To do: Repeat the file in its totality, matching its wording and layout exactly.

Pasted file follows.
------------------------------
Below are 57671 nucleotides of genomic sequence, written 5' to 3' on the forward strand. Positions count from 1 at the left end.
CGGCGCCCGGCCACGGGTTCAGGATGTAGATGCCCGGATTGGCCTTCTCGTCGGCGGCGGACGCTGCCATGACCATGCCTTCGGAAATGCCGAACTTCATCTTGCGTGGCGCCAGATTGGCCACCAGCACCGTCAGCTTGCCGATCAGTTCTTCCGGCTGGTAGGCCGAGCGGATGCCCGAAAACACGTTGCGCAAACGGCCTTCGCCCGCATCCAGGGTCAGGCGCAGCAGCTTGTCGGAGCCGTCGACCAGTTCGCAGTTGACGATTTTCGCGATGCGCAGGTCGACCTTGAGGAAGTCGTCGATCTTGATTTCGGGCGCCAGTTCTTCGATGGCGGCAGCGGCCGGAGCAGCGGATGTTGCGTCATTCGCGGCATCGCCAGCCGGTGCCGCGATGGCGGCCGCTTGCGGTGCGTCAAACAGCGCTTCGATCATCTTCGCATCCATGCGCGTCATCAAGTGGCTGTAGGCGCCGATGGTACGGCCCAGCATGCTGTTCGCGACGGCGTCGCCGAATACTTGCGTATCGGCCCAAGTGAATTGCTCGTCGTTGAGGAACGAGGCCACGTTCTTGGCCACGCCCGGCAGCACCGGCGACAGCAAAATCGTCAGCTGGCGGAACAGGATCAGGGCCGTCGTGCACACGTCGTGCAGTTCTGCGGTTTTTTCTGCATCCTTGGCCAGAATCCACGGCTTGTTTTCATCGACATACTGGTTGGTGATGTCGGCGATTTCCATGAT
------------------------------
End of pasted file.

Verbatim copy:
Below are 57671 nucleotides of genomic sequence, written 5' to 3' on the forward strand. Positions count from 1 at the left end.
CGGCGCCCGGCCACGGGTTCAGGATGTAGATGCCCGGATTGGCCTTCTCGTCGGCGGCGGACGCTGCCATGACCATGCCTTCGGAAATGCCGAACTTCATCTTGCGTGGCGCCAGATTGGCCACCAGCACCGTCAGCTTGCCGATCAGTTCTTCCGGCTGGTAGGCCGAGCGGATGCCCGAAAACACGTTGCGCAAACGGCCTTCGCCCGCATCCAGGGTCAGGCGCAGCAGCTTGTCGGAGCCGTCGACCAGTTCGCAGTTGACGATTTTCGCGATGCGCAGGTCGACCTTGAGGAAGTCGTCGATCTTGATTTCGGGCGCCAGTTCTTCGATGGCGGCAGCGGCCGGAGCAGCGGATGTTGCGTCATTCGCGGCATCGCCAGCCGGTGCCGCGATGGCGGCCGCTTGCGGTGCGTCAAACAGCGCTTCGATCATCTTCGCATCCATGCGCGTCATCAAGTGGCTGTAGGCGCCGATGGTACGGCCCAGCATGCTGTTCGCGACGGCGTCGCCGAATACTTGCGTATCGGCCCAAGTGAATTGCTCGTCGTTGAGGAACGAGGCCACGTTCTTGGCCACGCCCGGCAGCACCGGCGACAGCAAAATCGTCAGCTGGCGGAACAGGATCAGGGCCGTCGTGCACACGTCGTGCAGTTCTGCGGTTTTTTCTGCATCCTTGGCCAGAATCCACGGCTTGTTTTCATCGACATACTGGTTGGTGATGTCGGCGATTTCCATGAT